Most mornings, not even my beloved coffee wakes me up very fast. So you can imagine my surprise when I was knocked flat on my back, reeling and wide awake, after reading an article online at 8:30 last Friday morning. Entitled "Torturing the Least of These" and written by Jimmy McCarty, I experienced a powerful wake up jolt, an unexpected reminder, and a call to discipleship.
McCarty begins with this doubletake of an opening line: "Christians are people who follow a tortured and murdered God." He continues, "This fact speaks clearly to what our values should be. One of those values should be a rejection of torture, violence in the name of 'law' and the common good, and murder."
Wow. It is always good to hear the word of God anew, the gospel as potentially bad news before it is good news. I read and write and think so much in the world of theology that I can become numb to truthful expressions of the heart of the gospel, but thank God for Christians like Jimmy McCarty who remind us both who we are and who we follow.
He goes on to say that "[i]n torturing those imprisoned for crimes they have not yet been found guilty of, we torture, again, our Lord and Savior." He concludes: "For those of us shaped by what occurred to a political prisoner 2,000 years ago on a hill called Golgotha, what happens at Guantanamo Bay should pierce our souls."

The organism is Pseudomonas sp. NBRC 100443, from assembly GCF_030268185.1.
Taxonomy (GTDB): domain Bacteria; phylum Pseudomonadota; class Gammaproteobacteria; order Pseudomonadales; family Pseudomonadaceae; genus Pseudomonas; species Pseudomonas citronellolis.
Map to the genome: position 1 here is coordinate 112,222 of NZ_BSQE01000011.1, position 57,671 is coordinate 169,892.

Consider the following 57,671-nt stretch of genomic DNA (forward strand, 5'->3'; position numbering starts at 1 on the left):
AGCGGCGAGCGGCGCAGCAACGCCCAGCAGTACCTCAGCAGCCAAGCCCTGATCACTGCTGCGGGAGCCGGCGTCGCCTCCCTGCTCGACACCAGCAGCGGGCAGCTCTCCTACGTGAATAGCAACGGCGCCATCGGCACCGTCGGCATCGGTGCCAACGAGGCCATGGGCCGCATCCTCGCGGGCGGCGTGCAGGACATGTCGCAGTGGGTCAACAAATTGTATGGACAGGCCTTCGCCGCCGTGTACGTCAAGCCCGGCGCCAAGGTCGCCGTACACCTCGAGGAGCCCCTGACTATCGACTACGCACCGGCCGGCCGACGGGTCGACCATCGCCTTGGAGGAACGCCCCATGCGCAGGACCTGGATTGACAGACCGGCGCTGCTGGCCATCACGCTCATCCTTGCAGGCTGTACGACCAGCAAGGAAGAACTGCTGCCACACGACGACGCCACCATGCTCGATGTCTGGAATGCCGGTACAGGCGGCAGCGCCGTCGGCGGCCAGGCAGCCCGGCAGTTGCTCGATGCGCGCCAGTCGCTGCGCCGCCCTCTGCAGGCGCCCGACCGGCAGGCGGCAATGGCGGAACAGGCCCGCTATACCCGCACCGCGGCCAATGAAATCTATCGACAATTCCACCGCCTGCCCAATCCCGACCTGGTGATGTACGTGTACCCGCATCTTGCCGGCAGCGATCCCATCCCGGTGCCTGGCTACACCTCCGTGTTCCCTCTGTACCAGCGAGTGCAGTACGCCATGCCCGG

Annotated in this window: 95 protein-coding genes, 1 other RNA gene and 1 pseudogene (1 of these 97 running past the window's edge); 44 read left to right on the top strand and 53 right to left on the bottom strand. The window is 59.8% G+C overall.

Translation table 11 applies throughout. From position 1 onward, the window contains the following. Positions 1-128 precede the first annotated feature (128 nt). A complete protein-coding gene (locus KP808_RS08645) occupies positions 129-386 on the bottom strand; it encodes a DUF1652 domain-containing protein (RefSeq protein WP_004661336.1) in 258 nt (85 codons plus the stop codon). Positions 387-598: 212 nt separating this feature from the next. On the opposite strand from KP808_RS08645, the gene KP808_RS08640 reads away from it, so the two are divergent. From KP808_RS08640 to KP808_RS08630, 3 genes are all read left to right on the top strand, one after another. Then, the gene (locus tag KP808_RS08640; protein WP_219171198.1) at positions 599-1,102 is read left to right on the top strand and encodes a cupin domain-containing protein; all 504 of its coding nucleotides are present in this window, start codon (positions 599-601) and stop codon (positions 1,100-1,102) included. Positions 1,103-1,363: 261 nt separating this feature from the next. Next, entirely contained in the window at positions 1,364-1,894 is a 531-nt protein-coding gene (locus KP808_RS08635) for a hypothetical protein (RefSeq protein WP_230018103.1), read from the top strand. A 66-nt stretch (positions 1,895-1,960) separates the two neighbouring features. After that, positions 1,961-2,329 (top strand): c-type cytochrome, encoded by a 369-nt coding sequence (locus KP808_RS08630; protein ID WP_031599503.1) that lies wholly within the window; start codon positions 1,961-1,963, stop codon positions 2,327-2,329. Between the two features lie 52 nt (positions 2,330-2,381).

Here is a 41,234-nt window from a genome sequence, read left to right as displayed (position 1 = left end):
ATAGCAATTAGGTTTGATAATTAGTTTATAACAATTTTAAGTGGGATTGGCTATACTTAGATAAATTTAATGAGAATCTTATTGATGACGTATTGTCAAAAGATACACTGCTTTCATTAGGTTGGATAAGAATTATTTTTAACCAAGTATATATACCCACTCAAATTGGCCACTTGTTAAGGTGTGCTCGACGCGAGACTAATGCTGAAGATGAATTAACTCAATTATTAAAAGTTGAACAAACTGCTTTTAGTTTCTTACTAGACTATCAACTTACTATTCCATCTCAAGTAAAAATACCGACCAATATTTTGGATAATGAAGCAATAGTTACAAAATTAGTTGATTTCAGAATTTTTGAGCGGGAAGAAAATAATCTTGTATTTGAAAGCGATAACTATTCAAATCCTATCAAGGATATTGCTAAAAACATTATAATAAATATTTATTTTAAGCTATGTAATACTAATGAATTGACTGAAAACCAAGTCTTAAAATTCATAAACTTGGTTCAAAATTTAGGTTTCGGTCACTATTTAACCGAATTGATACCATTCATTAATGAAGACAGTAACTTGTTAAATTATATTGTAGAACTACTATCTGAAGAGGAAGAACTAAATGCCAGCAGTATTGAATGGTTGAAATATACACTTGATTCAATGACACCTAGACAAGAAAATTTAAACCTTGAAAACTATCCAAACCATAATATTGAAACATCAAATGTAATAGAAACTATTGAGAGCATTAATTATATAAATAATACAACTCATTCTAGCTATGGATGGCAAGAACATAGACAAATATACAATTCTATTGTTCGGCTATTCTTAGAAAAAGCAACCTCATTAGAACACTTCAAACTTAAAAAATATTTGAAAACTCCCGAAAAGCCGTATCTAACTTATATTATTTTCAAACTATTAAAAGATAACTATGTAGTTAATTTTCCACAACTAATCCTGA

Amen! is all I can add to that.
However, upon reading the various reader comments on his article, McCarty posted another in response, called "Jesus Convinces Some Evangelicals to Reject Torture." (This guy knows how to push buttons.) Much of the body of this second post is his reaction to said comments, as well as exploration of polling data questioning American Evangelicals' stance(s) on torture.
The general gist is that a majority of white southern Evangelicals believe that torture is justified at times, but (a) strange discrepancies appear so that the respondents don't seem to be consistent, and (b) when questioned about their reasoning and how Christian (namely Jesus') teachings influence their view, a solid chunk change their minds about torture ever being justified.
McCarty writes: "How do those who respond to the call of Jesus to 'follow me' end up supporting the torture of children of God? By forgetting what he taught and lived." He again concludes with reminder, call, challenge, and (if we can hear it) good news: "Jesus does not call us to 'common sense' but to radical discipleship and love. He calls us to the type of discipleship and love that is more likely to get you tortured than approve of the torture of others."
And all the church said? Amen.